When In Rome
Crafting the score for Netflix film, The Two Popes – starring Anthony Hopkins and Jonathan Pryce – was a dream come true for Bryce Dessner, who cut his teeth on score-composing on The Revenant.
“When I did the score for The Revenant, the director, Alejandro González Iñárritu said to me, ‘if I'm pointing at the moon, don't draw my finger!’ – which is really good!” begins two-time Grammy Award-winning composer, Bryce Dessner, who most recently composed the score for Fernando Meirelles’ Netflix film, The Two Popes.
“He was basically saying, ‘look, I'm asking you to be yourself, to dream big and to try things and to experiment – and that energy was also what Fernando brought to The Two Popes. He was very excited about who I am and the types of sounds I could bring to it – he loves my string work and the work I do with voices, and really asked me to try many things. It was the first project where I was able to go on set and meet the actors; I was there for some of the filming, so that was also very inspirational for me to be able to absorb the film.”
Set in Rome, The Two Popes tells the story of the conservative Pope Benedict (Anthony Hopkins) and the liberal future Pope Francis (Jonathan Pryce) meeting behind Vatican walls, where they seek to find common ground to forge a new path for the Catholic Church – along the way discovering a deep, fraternal love for one another.
An intense acting masterclass delivered flawlessly by thespian heavyweights Hopkins and Pryce, the film is dialogue-heavy (you can’t blame Meirelles for making the most out of actors of this calibre), but also leaves a lot of breathing room for Dessner’s delicate score.
Recorded at London’s Abbey Road Studios, the score finds its voice in the storied pasts of each Pope: lively yet bittersweet guitar-driven themes representative of Pope Francis’s native Argentina, and classical strings and pipe organ dictating the somberness and loneliness of Pope Benedict’s Vatican.
And much like their meeting of minds, Dessner’s score finds a way forward for the paired pontiffs by merging the two sounds into a frolicking friendship of improbable melody.
Speaking to Headliner from Paris, where he now lives, Dessner is a founding member, guitarist, arranger, and co-principal songwriter of the rock band The National, and has more recently made his mark in the world of cinema – now lending his prolific and diverse talents as artist and composer to various critically acclaimed films.
“Working with Alejandro was my big immersion into scoring film, and since then, I've been doing a bunch more,” he explains. “Working on The Revenant was a really incredible experience for me, and was a real education. Alejandro said, ‘look, your music is in the film – it's an important part of it. I want you to find a way to weave it throughout the score’. He's a deeply musical director – as is Fernando. Both of them have a keen ear for music, and sound design is a huge part of their films.”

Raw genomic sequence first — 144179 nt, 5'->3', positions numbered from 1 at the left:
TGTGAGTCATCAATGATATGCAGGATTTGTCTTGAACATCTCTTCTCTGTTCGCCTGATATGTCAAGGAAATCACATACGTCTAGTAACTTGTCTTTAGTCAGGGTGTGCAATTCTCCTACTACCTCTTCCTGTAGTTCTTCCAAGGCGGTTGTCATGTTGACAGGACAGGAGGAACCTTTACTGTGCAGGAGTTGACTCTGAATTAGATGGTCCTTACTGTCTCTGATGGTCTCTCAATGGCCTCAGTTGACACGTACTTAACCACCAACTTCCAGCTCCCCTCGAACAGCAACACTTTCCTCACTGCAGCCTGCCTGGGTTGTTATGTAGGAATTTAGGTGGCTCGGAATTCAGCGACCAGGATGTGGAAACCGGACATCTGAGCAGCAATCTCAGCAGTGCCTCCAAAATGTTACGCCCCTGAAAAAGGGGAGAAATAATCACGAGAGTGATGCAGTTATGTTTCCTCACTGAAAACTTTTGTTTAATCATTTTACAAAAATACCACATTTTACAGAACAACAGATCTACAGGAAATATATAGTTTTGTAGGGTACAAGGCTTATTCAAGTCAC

Recording at Abbey Road was a dream for Dessner:
“The Beatles’ Blackbird features in the source music of the film, so we were able to plan early on that we would record it at Abbey Road,” he says. “That was a dream situation to record there with the London Contemporary Orchestra. It was such an incredible experience to go into that beautiful historic studio – I recorded an Abbey Road 2, which is really The Beatles’ room.
"In my session, the two Neumann cello mics were Paul and John's vocal mics, and the microphones on the organ were Ringo's drum mics! The place itself has a real magic about it – it's deeply inspiring to be there in the room.”
Part of the film is set in Argentina, which is where a lot of those musical influences came in:
“That's where there's beautiful source music from South America,” he nods. “On one hand, my score is layered orchestral sounds, and then on the other hand, it’s very influenced by South American folk music, which is music that I really love and grew up playing. I’ve studied classical guitar since I was a teenager and did a master's degree in that. So I have that kind of language in me.”
Dessner travelled to Rome during production, where the team had built a replica of the Sistine Chapel due the Vatican’s strict no-filming rule.
“I did meet Anthony and Jonathan – they're both Welsh, which is super interesting,” he notes. “Because I came in when they were still shooting, it gave me a lot of time to do some freeform sessions early on where I developed music inspired by what I was seeing before the film was cut, and before it was edited. So there were a bunch of themes that I worked on, and some of that did make it into the film.”
As the film’s edit progressed, Dessner was able to refine his score by identifying scenes that needed music.
“It's not a huge amount of music,” he admits. “I think that because the acting is so strong, they don't lean on music as heavily as some films sometimes do. There's a lot of humour in the film as well as levity, so some of the source music is really fun as well. It was just a very joyful experience working on it.”
Words Alice Gustafson